Ask Your PCA: How do I deal with phytophthora issues in prune trees?

Issue Date: August 11, 2021
Mateo Marquez PCA, Integral Ag Services, Durham
Mateo Marquez

Phytophthora infection in prunes is typically a below-ground infection of the roots. It usually occurs when the roots have been weakened, and typically it is associated with very wet periods of flooding or saturated soils that weaken the tree and cause asphyxiation of the roots.

Phytophthora infections can occur above ground, too, especially on the trunk if the standing water is above the soil surface and on the trunk.

Phytophthora spores are waterborne, so either flooding events or surface and river water that has phytophthora spores can spread the disease. Compromised trees are more susceptible to phytophthora infections, so it's important to reduce tree stress, starting with mitigating against extended periods of saturated soil.

Irrigation can also be problematic if there are areas where water is standing for long periods of time, as excess soil moisture is essentially a flooding event. It can stress trees, and the roots can become weakened, allowing the pathogen to invade the weakened tissue.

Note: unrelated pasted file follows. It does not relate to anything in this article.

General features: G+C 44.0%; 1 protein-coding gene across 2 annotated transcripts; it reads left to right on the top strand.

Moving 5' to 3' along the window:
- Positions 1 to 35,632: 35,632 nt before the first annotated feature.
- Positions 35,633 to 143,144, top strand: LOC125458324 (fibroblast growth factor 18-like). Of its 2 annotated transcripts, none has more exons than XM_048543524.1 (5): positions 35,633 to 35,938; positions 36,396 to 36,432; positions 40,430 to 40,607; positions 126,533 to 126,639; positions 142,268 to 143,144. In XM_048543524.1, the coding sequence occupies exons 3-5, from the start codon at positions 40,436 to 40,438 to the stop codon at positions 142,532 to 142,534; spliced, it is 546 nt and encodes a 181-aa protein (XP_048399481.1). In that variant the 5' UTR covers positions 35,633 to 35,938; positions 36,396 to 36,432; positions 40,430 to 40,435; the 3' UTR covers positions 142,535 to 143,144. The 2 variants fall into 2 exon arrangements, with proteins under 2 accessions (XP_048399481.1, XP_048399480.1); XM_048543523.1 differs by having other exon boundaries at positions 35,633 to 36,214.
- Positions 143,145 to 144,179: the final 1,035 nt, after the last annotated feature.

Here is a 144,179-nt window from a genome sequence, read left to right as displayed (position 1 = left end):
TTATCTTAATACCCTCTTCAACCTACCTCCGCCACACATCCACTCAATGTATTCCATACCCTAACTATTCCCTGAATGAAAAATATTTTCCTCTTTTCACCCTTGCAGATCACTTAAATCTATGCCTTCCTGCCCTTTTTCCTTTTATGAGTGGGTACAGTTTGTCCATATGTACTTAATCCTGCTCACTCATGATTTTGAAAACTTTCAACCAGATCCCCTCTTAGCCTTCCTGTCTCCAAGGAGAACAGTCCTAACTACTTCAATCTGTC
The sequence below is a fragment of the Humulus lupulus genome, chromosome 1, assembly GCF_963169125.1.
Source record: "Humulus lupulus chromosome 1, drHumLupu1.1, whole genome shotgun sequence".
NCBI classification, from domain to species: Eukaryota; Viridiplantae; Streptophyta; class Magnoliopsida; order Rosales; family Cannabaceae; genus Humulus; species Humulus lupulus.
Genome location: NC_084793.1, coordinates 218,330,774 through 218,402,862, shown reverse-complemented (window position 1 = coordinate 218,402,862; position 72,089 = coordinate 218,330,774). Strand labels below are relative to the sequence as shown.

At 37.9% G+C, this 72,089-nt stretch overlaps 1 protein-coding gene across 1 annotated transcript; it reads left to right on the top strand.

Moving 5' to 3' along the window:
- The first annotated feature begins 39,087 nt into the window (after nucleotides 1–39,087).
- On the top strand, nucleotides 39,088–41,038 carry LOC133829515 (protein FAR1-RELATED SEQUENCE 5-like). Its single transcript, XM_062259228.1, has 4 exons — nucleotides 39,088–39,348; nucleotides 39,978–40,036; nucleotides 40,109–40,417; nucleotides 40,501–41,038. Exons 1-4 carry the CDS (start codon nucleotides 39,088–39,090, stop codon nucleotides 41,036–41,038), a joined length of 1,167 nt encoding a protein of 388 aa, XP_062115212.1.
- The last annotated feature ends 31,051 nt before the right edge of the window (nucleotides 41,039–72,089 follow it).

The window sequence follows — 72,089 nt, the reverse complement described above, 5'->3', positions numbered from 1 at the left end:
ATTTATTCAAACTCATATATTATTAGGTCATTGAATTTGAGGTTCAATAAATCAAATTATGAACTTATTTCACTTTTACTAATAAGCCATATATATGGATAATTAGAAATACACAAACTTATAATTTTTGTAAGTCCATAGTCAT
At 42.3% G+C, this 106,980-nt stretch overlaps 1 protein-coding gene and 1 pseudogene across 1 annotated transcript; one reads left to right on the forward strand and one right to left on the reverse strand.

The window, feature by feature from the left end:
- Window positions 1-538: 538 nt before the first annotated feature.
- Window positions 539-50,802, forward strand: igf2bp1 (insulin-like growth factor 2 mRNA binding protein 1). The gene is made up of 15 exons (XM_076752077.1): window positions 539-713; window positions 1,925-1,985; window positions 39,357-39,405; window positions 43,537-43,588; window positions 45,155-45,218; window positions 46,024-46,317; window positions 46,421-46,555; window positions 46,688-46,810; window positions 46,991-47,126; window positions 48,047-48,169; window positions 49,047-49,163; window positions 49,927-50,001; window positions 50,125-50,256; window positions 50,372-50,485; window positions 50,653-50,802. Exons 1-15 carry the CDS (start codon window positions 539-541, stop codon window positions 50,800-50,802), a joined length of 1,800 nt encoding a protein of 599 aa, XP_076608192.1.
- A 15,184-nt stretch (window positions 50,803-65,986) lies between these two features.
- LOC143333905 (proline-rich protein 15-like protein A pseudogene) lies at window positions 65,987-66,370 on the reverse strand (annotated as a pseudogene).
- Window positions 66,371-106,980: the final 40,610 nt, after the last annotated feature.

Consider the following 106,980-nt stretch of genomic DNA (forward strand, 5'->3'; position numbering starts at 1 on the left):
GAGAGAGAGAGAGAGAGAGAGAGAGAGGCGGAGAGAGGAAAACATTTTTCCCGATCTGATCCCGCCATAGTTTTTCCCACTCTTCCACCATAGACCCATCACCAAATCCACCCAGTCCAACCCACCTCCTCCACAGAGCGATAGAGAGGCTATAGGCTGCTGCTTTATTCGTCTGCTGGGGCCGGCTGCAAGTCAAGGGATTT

Best management practices begin with prevention. Start before planting and assess whether the site is prone to flooding. If it is, take measures to mitigate against the potential for saturated soils by breaking up hardpan that will trap moisture in the root zone. Another option is building bigger berms in case of a flooding event. A bigger berm effectively increases the depth of the root zone, and it will put a higher percentage of the roots in soil that is not saturated, assuming the berm isn't completely submerged.

After a flood event, either pump or divert the water, but do everything possible to limit the amount of time the soil is saturated.

Chemical treatments such as Ridomil are commonly used. Also, phosphites are helpful in assisting plants in defending against phytophthora infections, but prevention before planting and rootstock selection are the most effective management tactics.

Permission for use is granted, however, credit must be made to the California Farm Bureau Federation when reprinting this item.




Special Reports

Features

Series

Special Issues

Special Sections